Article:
Let me take you back in time for a moment.
It's April of 2009, just before the Denver Auto Show, and I'm sitting in a room full of local car dealers sporting designer suits and gold Rolex watches…and they are stunned, speechless, worried and breathless to tell me why consumers have almost completely stopped buying new cars.
The answer of course is that the music has died and the cheap credit party is over. People are terrified of losing their jobs and their homes which means a new car purchase seems like a pipe dream to most.
The dealers selling American cars, specifically GM and Chrysler are hurting the most. Toyota has just surpassed GM as the world's number one car manufacturer and the American guys can't seem to even give away cars.
So what's the problem?
My jaw almost drops to the floor as a local mega dealer says the real issue is that Americans just don't get the fact that American car companies are building great and reliable cars.
The real problem is not with the product, but with the perception of quality and value (or lack thereof) that car buyers still have when it comes to buying American. I listen in stunned silence to a long soliloquy about how much better American cars are now-a-days, and how the media (read me) needs to do a better job in reporting this fact.
April 1997 10-years earlier
I'm sitting at home watching the X-files when my new and slim Motorola StarTac cell phone bleeps like a sheep in heat.
I flip it open to barely hear (over the blasts of many angry car horns) my distressed wife tell me that our newish Audi A4 won't go into any gear, and by the way, I'm stuck in the middle (not before and not past) one of the busiest intersections in town.
I call the Audi emergency number and they promise to send a tow truck. I drive out to the scene of mayhem and manage to push (with some help) the crippled A4 out of the the intersection and into nearby gas station.
My wife goes from frazzled, to embarrassed, to angry in about 10 seconds.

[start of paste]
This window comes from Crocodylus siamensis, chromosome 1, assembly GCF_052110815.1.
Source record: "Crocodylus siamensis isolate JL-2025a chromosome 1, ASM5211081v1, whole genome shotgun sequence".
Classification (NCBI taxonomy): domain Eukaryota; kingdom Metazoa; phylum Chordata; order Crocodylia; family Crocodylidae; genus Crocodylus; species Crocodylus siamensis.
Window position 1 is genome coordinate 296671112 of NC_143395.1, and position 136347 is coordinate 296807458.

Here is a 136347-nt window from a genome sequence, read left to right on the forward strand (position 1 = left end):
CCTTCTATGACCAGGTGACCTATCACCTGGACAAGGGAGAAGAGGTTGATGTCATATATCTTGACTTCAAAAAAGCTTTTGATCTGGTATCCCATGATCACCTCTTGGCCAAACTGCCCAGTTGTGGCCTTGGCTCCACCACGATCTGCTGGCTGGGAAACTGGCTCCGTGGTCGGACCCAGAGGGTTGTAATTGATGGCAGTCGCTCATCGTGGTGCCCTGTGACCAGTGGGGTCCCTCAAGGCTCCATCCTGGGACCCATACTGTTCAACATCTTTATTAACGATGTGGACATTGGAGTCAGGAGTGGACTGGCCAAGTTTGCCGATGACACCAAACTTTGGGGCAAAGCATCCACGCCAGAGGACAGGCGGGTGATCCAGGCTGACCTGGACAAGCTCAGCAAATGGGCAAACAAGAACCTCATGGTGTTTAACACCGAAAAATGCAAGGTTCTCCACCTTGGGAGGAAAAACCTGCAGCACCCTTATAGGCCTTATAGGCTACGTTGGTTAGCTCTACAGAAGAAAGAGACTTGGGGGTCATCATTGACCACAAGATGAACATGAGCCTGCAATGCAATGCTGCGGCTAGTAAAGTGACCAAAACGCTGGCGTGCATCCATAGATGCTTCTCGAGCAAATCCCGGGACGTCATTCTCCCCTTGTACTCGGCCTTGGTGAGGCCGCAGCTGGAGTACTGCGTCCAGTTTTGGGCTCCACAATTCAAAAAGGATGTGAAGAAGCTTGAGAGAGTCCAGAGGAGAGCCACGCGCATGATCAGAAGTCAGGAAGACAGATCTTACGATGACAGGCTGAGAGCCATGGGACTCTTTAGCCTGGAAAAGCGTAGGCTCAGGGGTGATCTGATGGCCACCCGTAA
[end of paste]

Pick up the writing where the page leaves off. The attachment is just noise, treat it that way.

The tow truck arrives, loads up the A4, and takes it to the nearby dealer who repairs a broken cable (or something) under warranty and gives the car back to us.
A few months later we sell the A4 and get a Toyota 4Runber instead.
To this day my wife refuses to even consider an Audi when shopping for a new car.
August 27, 2009
Reuters in a story entitled "Japanese, Koreans gain most from cash for clunkers" is reporting that:
"Toyota's "clunkers" market share was 19.4
percent, compared with its year-to-date U.S. share through July of 17
percent. Honda captured 13 percent of the "clunkers" market compared
with 11 percent for the first seven months of the year.
Ford's "clunkers" sales topped 14 percent, compared with a 15
percent share for the year through July. GM reported 17 percent of
"clunkers" business compared with 21 percent from January to July.
Chrysler's "clunkers" share was 6.6 percent, compared with 11 percent
In other words, Toyota did the best under the "cash for clunkers" program.
Because Toyota has a reputation for quality and reliability that the company has earned over the last 30 years of building solid and reliable cars.
Sure the Americans have gotten tons better over the last ten years, but that's simply not enough. The Vega and the Chevette and all of those countless nondescript Buick, Pontiac, Dodge, Ford and Chrysler rent-a-cars with cheap parts that broke and left their drivers stranded while on the way to an important family gathering or business meeting have done significant damage to the brands and to American reputation for building quality cars.
The lesson in my experience: Crap cars cast a significant shadow when it comes to new car sales.
The only exception being old British convertibles with Lucas electronics that are not only expected, but in fact encouraged to breakdown often giving their owners something to repair on long weekends.
I recently reviewed the new 425 horsepower Dodge Challenger SRT8 HERE and got 31 comments about the car including:
"Nice Car but lets look at the obvious, It's a new Dodge -It a piece of
junk. All these people on this post talking about its value in the
future. I'd like to talk to you in 10 years when your car starts to fall
Fair or not, the comment is typical of what happens over decades when a car company puts short term profit ahead of long term quality and reliability.
Roman Mica is a columnist, journalist, and author, who spent his early
years driving fast on the German autobahn. When he's not reviewing cars
for the active set, you can find him training for triathlons and
writing about endurance sports for, EverymanTri.com. Mica is also the Endurance Sports Examiner.